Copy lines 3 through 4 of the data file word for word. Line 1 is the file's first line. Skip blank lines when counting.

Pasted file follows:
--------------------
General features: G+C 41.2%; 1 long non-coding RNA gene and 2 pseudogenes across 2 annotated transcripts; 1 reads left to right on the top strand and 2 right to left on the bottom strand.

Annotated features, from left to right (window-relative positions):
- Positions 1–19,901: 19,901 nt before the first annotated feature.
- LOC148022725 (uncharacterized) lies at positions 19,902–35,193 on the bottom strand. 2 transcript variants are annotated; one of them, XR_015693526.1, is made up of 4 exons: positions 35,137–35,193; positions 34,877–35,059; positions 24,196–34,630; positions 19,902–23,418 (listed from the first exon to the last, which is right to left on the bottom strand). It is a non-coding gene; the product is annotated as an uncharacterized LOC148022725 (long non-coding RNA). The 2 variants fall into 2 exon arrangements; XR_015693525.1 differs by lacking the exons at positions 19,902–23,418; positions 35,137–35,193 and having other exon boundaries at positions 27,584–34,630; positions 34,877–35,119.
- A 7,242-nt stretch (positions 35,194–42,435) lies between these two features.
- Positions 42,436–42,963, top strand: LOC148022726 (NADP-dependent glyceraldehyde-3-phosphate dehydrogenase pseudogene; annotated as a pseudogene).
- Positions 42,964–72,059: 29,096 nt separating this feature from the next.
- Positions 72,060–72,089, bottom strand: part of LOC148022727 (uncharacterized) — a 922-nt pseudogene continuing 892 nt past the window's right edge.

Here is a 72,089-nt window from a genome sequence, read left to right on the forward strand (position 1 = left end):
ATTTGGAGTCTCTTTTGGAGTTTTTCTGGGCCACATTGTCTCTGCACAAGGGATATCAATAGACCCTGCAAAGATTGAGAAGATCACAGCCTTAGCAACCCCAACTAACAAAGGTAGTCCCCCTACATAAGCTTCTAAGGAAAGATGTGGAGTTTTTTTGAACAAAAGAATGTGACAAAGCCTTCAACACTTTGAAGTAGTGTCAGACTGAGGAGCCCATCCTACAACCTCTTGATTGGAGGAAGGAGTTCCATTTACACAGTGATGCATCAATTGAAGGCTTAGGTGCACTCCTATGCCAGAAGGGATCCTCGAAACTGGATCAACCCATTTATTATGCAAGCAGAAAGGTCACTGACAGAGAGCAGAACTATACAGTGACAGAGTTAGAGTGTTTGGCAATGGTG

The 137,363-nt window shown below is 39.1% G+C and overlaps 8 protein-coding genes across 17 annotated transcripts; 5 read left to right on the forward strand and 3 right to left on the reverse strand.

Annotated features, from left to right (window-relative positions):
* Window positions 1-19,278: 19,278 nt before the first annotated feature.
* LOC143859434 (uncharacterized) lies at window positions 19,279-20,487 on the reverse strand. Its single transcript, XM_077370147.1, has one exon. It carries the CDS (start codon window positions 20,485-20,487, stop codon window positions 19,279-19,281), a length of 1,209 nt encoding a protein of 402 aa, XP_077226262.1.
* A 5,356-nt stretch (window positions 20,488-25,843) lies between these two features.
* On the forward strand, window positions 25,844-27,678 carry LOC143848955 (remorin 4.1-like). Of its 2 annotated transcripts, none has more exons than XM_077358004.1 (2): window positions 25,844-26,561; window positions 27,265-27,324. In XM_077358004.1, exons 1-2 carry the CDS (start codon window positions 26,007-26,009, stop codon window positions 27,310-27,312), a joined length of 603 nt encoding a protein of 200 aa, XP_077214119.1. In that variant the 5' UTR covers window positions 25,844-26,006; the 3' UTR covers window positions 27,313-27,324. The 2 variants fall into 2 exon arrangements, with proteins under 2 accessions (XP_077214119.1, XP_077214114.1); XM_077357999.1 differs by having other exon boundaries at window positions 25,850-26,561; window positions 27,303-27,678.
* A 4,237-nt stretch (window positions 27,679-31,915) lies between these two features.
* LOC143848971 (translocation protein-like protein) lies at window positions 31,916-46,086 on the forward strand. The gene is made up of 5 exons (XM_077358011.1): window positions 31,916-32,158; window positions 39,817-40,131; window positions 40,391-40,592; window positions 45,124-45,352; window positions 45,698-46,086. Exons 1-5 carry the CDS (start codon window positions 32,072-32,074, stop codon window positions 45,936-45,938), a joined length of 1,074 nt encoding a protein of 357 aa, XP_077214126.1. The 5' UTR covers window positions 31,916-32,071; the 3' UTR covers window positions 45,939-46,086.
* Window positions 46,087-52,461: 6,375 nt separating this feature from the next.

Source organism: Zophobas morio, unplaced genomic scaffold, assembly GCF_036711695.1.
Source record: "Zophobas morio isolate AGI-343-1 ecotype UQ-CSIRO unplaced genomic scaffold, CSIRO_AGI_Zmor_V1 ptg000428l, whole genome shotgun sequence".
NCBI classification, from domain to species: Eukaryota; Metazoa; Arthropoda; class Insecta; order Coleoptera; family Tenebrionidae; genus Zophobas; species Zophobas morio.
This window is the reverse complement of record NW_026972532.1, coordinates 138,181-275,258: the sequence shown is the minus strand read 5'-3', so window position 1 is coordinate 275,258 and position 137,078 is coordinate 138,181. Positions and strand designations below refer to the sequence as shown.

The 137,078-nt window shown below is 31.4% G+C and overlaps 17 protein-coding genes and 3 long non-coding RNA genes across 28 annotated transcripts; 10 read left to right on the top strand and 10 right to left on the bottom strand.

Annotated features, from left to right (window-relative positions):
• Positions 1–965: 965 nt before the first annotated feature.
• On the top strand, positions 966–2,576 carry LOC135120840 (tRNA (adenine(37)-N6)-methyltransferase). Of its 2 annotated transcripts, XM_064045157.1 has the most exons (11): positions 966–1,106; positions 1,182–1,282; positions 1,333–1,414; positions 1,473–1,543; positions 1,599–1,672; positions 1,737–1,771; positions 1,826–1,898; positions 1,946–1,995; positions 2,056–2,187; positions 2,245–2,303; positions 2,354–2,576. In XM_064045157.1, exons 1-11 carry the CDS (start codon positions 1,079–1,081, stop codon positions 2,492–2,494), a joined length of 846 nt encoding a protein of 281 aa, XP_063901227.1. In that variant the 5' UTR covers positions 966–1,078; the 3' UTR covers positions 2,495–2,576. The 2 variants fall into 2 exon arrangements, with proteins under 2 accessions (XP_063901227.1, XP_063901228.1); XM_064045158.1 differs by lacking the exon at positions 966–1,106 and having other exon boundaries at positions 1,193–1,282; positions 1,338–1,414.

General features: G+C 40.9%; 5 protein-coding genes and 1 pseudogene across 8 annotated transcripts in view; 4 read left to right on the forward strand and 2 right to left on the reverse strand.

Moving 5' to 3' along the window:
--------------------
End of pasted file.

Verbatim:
- Positions 1–19,901: 19,901 nt before the first annotated feature.
- LOC148022725 (uncharacterized) lies at positions 19,902–35,193 on the bottom strand. 2 transcript variants are annotated; one of them, XR_015693526.1, is made up of 4 exons: positions 35,137–35,193; positions 34,877–35,059; positions 24,196–34,630; positions 19,902–23,418 (listed from the first exon to the last, which is right to left on the bottom strand). It is a non-coding gene; the product is annotated as an uncharacterized LOC148022725 (long non-coding RNA). The 2 variants fall into 2 exon arrangements; XR_015693525.1 differs by lacking the exons at positions 19,902–23,418; positions 35,137–35,193 and having other exon boundaries at positions 27,584–34,630; positions 34,877–35,119.